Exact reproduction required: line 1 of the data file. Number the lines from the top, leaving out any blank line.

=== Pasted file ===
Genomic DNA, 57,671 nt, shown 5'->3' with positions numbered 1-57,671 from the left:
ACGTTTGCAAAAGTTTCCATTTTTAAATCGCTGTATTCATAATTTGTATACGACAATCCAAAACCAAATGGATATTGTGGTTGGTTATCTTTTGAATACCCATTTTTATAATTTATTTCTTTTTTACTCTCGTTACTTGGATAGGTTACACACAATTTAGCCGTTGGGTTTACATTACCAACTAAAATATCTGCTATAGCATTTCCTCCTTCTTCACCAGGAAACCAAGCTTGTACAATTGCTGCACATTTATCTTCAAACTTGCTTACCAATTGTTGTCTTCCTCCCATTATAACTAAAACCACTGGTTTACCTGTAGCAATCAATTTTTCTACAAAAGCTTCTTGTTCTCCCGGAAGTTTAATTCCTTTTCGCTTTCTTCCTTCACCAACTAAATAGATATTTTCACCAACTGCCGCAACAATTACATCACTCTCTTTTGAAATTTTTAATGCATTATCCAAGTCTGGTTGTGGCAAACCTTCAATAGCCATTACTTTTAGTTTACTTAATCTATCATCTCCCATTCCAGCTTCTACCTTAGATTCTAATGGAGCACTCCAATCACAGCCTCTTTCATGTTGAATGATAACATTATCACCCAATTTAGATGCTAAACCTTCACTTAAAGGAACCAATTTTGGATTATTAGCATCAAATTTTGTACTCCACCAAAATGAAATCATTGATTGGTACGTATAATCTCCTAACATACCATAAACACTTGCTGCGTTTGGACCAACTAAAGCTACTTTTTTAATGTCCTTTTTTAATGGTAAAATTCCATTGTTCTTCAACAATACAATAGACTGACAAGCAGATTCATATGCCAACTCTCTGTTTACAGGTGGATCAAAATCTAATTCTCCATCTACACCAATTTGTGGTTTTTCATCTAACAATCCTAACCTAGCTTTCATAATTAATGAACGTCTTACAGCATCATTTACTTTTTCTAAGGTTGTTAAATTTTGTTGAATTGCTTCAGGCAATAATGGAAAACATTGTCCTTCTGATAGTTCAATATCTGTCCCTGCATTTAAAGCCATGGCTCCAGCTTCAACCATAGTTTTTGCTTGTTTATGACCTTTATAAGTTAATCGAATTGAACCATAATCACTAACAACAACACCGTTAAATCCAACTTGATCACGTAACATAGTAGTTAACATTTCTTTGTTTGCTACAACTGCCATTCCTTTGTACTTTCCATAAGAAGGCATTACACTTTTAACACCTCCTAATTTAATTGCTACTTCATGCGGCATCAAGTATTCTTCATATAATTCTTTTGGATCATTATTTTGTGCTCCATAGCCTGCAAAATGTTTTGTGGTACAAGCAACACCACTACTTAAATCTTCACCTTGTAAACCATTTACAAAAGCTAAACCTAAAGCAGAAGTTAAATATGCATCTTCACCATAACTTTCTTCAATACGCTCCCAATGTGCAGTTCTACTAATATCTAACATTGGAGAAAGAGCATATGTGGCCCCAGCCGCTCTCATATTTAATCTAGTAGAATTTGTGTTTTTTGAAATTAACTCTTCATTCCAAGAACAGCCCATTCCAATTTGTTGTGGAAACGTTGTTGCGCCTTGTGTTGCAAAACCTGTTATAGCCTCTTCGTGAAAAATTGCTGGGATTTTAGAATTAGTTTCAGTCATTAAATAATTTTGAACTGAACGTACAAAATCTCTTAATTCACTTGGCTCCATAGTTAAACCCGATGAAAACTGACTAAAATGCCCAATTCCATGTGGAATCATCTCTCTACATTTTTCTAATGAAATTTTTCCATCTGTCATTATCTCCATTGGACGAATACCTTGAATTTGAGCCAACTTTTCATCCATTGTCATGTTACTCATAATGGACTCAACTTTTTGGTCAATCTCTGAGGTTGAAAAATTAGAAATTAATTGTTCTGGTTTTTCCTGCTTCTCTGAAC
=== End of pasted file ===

Genomic DNA, 57,671 nt, shown 5'->3' with positions numbered 1-57,671 from the left: